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  • Open Access

SPIKY: A graphical user interface for tracking spike train similarity

BMC Neuroscience201415 (Suppl 1) :P201

https://doi.org/10.1186/1471-2202-15-S1-P201

  • Published:

Keywords

  • Graphical User Interface
  • Spike Train
  • Trigger Point
  • Dissimilarity Matrice
  • Information Reduction

Modern electrophysiology is developing fast and it sometimes provides more data than available algorithms and methods can handle and process. In particular, there is an increasing demand for methods which provide the possibility to study similarity patterns of activity across many neurons. Accordingly, a wide variety of approaches to quantify the similarity (or dissimilarity) between two or more spike trains has been suggested. Recently, the ISI- and the SPIKE-distance [1, 2] have been proposed as parameter-free and time-scale independent measures of spike train synchrony. The key property of both measures is that they are time-resolved since they rely on instantaneous estimates of spike train dissimilarity. This makes it possible to track changes in instantaneous clustering, i.e., time-localized patterns of (dis)similarity among multiple spike trains. The SPIKE-distance also comes in a causal variant [2] which is defined such that the instantaneous values of dissimilarity are defined from past information only so that time-resolved spike train synchrony can be estimated in real-time.

For both the regular and the real-time SPIKE-distance, there are several levels of information reduction [3]. The starting point is the most detailed representation in which one instantaneous value is obtained for each pair of spike trains. This results in a matrix of size ’number of sampled time instants’ × ’squared number of spike trains’ (i.e. #(tn)N2). By selecting a pair of spike trains one obtains a bivariate dissimilarity profile whereas the selection of a time instant yields an instantaneous matrix of pairwise spike train dissimilarities which can be used to divide the spike trains into instantaneous clusters, i.e., groups of spike trains with low intra-group and high inter-group dissimilarity. Another way to reduce the information is averaging. The spatial average over spike train pairs yields a dissimilarity profile for the selected (sub)population, whereas temporal averaging leads to a bivariate distance matrix for the selected interval or the selected trigger points. Finally, application of the remaining average results in one distance value which describes the overall level of synchrony for a group of spike trains over a given time interval.

The Matlab source codes for calculating and visualizing both the ISI- and the SPIKE-distance have been made publicly available and have already been widely used in various contexts. However, the use of these codes is not very intuitive and their application requires some basic knowledge of Matlab. Thus it became desirable to provide a more user-friendly and accessible interface. Here we address this need and present an advanced version of the graphical user interface SPIKY [4, 5]. This interactive program facilitates the application of the ISI- and the SPIKE-distance to both simulated and real data. Once given a set of spike train data (importable from many different formats), SPIKY calculates the desired measure and allows visualization of different representations such as measure profiles and pairwise dissimilarity matrices. SPIKY also includes the possibility to generate movies which are very useful in order to track the varying patterns of (dis)similarity. Finally, SPIKY has been optimized with respect to both computation speed (by using MEX-files, i.e. C-based Matlab executables) and memory demand (by taking advantage of the piecewise linear nature of the dissimilarity profiles).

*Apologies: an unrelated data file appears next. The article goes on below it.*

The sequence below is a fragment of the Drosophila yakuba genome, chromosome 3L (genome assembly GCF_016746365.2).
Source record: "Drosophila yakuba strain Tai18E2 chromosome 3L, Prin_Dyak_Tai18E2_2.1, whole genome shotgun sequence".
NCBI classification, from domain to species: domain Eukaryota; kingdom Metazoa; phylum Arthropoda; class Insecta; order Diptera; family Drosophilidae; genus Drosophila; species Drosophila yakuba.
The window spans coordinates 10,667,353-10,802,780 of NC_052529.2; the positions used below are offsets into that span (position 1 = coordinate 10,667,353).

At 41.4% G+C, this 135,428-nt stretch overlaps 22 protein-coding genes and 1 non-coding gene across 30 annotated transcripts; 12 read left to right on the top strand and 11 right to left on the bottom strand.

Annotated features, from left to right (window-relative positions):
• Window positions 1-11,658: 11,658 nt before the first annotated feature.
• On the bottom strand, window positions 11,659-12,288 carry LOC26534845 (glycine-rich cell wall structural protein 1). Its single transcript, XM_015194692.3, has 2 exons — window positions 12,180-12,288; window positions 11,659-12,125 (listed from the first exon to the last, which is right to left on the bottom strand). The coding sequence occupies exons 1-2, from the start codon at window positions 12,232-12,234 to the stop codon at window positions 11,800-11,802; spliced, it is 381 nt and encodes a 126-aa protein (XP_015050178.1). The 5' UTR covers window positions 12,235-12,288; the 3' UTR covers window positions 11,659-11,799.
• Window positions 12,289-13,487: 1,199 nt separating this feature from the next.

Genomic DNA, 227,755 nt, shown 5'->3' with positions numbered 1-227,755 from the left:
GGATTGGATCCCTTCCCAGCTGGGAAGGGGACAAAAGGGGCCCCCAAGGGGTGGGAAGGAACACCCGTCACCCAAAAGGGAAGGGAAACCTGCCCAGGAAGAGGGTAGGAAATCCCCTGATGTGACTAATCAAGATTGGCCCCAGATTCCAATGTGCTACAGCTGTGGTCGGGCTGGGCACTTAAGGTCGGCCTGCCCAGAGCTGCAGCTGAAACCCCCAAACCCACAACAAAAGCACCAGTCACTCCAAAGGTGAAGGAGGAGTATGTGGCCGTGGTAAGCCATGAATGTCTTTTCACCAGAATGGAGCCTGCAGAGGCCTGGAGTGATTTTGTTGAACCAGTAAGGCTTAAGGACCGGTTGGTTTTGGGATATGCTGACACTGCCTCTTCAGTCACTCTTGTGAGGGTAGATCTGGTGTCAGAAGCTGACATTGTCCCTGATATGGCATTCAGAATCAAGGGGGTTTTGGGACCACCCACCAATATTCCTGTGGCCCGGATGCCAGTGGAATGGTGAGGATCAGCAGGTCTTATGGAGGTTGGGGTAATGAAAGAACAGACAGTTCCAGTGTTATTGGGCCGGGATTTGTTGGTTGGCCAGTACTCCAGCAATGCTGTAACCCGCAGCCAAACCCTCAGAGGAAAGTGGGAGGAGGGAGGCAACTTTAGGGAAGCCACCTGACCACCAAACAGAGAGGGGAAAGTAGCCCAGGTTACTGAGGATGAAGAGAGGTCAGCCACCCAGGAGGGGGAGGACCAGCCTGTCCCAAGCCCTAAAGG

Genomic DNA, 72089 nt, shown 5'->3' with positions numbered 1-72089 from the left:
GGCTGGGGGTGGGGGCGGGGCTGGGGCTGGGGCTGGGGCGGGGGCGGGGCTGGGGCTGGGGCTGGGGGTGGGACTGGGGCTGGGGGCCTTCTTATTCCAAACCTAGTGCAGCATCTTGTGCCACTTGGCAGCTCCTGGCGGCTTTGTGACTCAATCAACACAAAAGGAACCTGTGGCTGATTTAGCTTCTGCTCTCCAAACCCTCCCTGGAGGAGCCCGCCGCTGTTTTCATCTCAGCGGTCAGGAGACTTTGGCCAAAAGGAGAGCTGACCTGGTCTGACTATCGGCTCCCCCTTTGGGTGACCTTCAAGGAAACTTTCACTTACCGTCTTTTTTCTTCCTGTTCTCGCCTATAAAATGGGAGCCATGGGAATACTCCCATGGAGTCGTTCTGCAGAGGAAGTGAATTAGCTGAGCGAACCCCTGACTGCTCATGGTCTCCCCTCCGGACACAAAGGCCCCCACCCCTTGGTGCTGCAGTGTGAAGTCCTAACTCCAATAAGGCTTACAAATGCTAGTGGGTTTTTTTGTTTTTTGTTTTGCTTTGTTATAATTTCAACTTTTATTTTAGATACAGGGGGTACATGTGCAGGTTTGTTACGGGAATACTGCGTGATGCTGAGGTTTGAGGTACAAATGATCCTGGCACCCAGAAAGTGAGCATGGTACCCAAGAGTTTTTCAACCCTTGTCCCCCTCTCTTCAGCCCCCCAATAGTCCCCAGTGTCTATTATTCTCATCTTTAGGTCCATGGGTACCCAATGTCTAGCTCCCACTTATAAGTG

Declarations

Acknowledgements

TK and NB acknowledge funding support from the European Commission through Marie Curie Initial Training Network ‘Neural Engineering Transformative Technologies (NETT)’, project 289146. TK would like to thank the Italian Ministry of Foreign Affairs for support regarding the activity of the Joint Italian-Israeli Laboratory on Neuroscience.

Authors’ Affiliations

(1)
Institute for Complex Systems, CNR, Sesto Fiorentino, Italy

References

  1. Kreuz T, Haas JS, Morelli A, Abarbanel HDI, Politi A: Measuring spike train synchrony. J Neurosci Methods. 2007, 165: 151-161. 10.1016/j.jneumeth.2007.05.031.View ArticlePubMedGoogle Scholar
  2. Kreuz T, Chicharro D, Houghton C, Andrzejak RG, Mormann F: Monitoring spike train synchrony. J Neurophysiol. 2013, 109: 1457-10.1152/jn.00873.2012.View ArticlePubMedGoogle Scholar
  3. Kreuz T: SPIKE-distance. Scholarpedia. 2012, 7: 30652-10.4249/scholarpedia.30652.View ArticleGoogle Scholar
  4. Kreuz T, Bozanic N: SPIKY: A graphical user interface for monitoring spike train. 2014, In preparationGoogle Scholar
  5. SPIKY and information about its implementation can be found under. [http://www.fi.isc.cnr.it/users/thomas.kreuz/sourcecode.html]

Copyright

© Kreuz and Bozanic; licensee BioMed Central Ltd. 2014

This article is published under license to BioMed Central Ltd. This is an Open Access article distributed under the terms of the Creative Commons Attribution License (http://creativecommons.org/licenses/by/4.0), which permits unrestricted use, distribution, and reproduction in any medium, provided the original work is properly cited. The Creative Commons Public Domain Dedication waiver (http://creativecommons.org/publicdomain/zero/1.0/) applies to the data made available in this article, unless otherwise stated.

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